Veterans give thanks

For the past 15 years, the Harpers Ferry/Bolivar District Veterans Association have proudly co-sponsored, with the Harpers Ferry National Historical Park, the “Music In The Mountains” military band summer concert series. They began in 1997 and were an immediate hit with the public. The major bands and numerous smaller ensembles from every military service have participated in the concert series at some point in time. Most notably among these was the U.S. Marine Band’s ensemble, “Free Country.” They performed here three days prior to 9/11 and returned every year thereafter for the next 10 consecutive years, and thus becoming a traditional fall favorite. Only once was it rained out.

Sadly, due to budget constraints on the part of the HFNHP, the program has been terminated. We of the Harpers Ferry District Veterans want to thank all of the thousands of people who have supported this program over the years. In addition to all of the local supporters, people came from far and wide to enjoy the music performed by our talented servicemen and servicewomen.

We also want to thank our gracious co-sponsors at the Park, especially Park Ranger Kim Biggs, for all of her hard work in coordinating these events.

We are forever grateful for everyone’s support in honoring our military services.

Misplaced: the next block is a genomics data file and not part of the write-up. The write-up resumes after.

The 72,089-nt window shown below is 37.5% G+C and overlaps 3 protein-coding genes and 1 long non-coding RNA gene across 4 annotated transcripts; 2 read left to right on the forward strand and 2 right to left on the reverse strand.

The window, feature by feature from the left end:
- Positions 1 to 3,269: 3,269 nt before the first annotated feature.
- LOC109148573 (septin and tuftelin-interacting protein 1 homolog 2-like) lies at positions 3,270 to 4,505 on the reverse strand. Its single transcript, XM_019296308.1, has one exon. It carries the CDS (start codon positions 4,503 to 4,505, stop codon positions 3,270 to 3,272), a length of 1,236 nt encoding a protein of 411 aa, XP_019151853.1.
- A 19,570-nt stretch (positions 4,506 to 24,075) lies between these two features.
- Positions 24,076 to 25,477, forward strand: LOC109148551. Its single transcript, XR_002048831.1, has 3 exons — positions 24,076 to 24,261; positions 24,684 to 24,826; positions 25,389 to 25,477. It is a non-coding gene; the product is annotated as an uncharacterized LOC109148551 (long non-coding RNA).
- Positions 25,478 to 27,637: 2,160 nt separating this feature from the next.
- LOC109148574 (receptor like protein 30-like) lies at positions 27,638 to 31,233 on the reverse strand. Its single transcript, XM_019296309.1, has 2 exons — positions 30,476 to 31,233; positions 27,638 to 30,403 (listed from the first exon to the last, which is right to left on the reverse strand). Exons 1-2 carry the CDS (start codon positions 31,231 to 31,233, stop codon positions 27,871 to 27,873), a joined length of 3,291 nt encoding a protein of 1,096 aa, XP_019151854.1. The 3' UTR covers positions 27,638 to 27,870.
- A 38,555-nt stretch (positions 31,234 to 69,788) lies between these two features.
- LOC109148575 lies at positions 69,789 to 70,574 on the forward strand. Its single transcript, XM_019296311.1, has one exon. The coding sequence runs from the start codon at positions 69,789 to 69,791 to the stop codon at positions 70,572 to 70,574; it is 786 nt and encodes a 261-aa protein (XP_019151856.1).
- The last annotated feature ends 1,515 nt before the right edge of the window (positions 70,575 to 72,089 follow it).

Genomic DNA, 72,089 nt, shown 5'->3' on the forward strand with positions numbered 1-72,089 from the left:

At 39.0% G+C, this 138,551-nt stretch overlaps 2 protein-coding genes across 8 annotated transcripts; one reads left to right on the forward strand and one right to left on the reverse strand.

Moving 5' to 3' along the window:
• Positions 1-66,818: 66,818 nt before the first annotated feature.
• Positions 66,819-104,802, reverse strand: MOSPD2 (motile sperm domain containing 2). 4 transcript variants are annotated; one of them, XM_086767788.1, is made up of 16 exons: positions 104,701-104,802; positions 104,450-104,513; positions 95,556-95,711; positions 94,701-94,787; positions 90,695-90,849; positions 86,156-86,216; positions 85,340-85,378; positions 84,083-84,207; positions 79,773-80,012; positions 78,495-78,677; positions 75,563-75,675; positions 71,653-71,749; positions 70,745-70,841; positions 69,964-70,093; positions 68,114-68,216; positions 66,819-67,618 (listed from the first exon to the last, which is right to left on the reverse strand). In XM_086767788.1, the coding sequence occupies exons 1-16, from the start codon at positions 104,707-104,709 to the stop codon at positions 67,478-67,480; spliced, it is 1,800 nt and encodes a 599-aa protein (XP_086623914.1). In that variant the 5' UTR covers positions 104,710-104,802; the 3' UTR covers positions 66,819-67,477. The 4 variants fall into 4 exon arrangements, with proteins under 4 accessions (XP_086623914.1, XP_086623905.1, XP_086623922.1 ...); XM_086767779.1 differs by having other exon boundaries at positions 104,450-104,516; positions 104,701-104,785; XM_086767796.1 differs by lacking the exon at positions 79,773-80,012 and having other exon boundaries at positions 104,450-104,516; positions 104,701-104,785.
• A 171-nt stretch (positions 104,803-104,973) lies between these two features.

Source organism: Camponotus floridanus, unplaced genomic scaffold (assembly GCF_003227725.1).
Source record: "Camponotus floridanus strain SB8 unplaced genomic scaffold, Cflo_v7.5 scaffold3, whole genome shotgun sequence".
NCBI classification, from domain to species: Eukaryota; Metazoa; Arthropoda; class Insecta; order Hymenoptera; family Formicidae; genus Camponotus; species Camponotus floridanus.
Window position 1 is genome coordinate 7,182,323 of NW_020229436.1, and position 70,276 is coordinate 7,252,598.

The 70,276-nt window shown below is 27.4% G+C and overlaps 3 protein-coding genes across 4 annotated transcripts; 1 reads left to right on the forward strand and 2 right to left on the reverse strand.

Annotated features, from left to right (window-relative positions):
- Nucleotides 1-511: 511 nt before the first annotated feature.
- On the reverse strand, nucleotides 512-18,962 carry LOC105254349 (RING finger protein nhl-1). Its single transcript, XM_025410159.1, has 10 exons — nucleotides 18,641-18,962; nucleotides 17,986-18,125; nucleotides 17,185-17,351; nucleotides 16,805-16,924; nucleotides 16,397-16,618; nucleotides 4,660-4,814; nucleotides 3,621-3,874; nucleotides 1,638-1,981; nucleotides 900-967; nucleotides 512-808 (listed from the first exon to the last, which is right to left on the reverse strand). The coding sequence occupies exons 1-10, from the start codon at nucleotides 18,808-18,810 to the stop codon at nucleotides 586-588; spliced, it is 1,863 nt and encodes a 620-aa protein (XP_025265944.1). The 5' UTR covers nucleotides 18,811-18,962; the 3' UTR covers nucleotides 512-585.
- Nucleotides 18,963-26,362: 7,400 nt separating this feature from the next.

Doug Craze

Harpers Ferry/Bolivar

District Veterans Association

Two sides to MARC proposal

I am a new member of the MARC Riders Advisory Council and feel that the other side of the opinion regarding the issue about the proposed MARC train schedule is not being presented accurately.

  I support earlier train options, as does my husband and son. We have all used MARC since 2009. There are also other issues I’d like to have presented in an article. I would like to raise disability awareness on the Brunswick Line into West Virginia, as I feel that there is a lack of education among riders in general regarding how to deal with those with special needs and disabilities. I actually witnessed several months ago severe abusive treatment towards a deaf/mute individual.

 My son has autism, but is high functioning and commutes to D.C. five days a week on a part-time, six- hour-a-day schedule.

That makes him a supporter of an earlier train as he could sometimes make a 3:30 out of D.C. (one of the bus bridge options) and also the 4:15.

 I work flexible hours and telework. I support having earlier options, but sometimes utilize later trains as I am more flexible.

  The 4:15 proposed option is the one my husband supports the most, as he boards at Point of Rocks and his drive from Baltimore fits this most effectively.

 All the emphasis on the loss of the late train does not accurately represent all of us who ride from West Virginia. This proposed schedule actually increases options for West Virginia commuters; it doesn’t decrease them. It gives us five options in the evening and three in the morning. Currently we have only two in the morning and three in the evening.

Denise Vitale


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